A report going to city council next week recommends repurposing Northlands Coliseum into a hockey centre of excellence.
It proposes four ice sheets, a 200 metre athletic track, dryland training area, classrooms and administrative space to support sport and athlete development.
The cost is proposed at $102 million, based on two estimates Northlands got during its Vision 2020 deliberations.
The facility would have two purposes, the report said, primarily used by sport academies during school hours (8 a.m. – 4 p.m.), with community use during evening and weekends. Hockey Canada intends to collaborate with several other organizations, including the Oilers Entertainment Group, to help support the capital and operating costs of this proposal.
READ MORE: Northlands releases Vision2020 plan
The idea of a national training centre for Hockey Canada was first broached by the Oilers’ Bob Nicholson over a year ago.
“Bob and I have had a fantastic set of ongoing discussions about the possibilities here and I think if this happens it will be in no small part because of Bob’s support and creativity and connections,” Mayor Don Iveson told reporters.
IN PHOTOS: Northlands Vision 2020
The proposal that will be reviewed by city council on Tuesday calls for spending $2.85 million on putting together a business plan and developing schematics. Iveson said that work will have to be done before the city or Hockey Canada can go out to the marketplace to try to drum up sponsorship for the building.
“Once you have a program for the building you can understand who would benefit by would someone be interested in naming rights? What would those be worth? Until you actually know what you’re naming you can’t go out there and test a market for that. So I do think there are creative ways to raise some partner support for this project.”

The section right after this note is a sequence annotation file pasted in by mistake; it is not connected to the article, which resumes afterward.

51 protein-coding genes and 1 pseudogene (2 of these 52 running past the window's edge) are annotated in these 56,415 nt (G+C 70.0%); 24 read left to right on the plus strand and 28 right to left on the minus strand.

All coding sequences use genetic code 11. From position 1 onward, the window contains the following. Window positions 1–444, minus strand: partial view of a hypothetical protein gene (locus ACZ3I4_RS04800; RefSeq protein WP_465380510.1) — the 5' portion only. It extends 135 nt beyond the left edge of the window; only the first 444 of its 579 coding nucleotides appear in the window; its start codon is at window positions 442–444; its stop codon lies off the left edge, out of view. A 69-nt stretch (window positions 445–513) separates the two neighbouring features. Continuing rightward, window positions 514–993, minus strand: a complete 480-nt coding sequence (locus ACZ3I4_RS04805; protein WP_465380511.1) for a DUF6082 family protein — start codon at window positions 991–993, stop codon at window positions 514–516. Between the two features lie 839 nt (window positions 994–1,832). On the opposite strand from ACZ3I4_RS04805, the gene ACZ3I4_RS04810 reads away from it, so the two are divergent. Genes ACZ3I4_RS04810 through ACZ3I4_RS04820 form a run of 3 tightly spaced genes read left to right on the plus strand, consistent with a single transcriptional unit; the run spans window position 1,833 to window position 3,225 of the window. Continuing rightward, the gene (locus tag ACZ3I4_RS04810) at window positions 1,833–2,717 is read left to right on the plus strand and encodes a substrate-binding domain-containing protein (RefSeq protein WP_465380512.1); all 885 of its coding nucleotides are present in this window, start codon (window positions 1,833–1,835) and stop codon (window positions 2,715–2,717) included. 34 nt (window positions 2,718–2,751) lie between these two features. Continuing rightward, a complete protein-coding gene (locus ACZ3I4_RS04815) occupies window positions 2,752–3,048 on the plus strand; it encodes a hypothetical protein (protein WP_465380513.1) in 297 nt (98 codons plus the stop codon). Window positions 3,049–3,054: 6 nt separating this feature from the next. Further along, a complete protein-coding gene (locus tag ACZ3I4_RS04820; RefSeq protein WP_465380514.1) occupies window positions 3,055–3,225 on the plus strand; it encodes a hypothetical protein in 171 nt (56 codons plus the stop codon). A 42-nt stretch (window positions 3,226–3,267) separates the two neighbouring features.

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The report also proposed taking four single-sheet arenas out of the city’s inventory because they would be at the end of their life-cycle. Seven are nominated. Oliver, Westwood, Crestwood, Coronation, Tipton and George S Hughes, while Russ Barnes, “located on the east side of Wayne Gretzky Drive, is in close proximity to the Coliseum and should also be considered,” the report said.
“If we do consolidate from some aging facilities then there’s some cost savings there that we can put towards it,” Iveson agreed. “And then if there’s a gap of some amount of money that we’d have to spend to build new rinks somewhere else as part of our longer term arena strategy then maybe council can fit it into the next infrastructure cycle.”
The report values that cost savings at $35 million.
“OEG will have to sign off under the master agreement to the repurpose but my sense is their real concern was with the venue becoming an entertainment centre as competition particularly for concerts or for other team sports being played on a professional basis.”
The report is going to council Tuesday.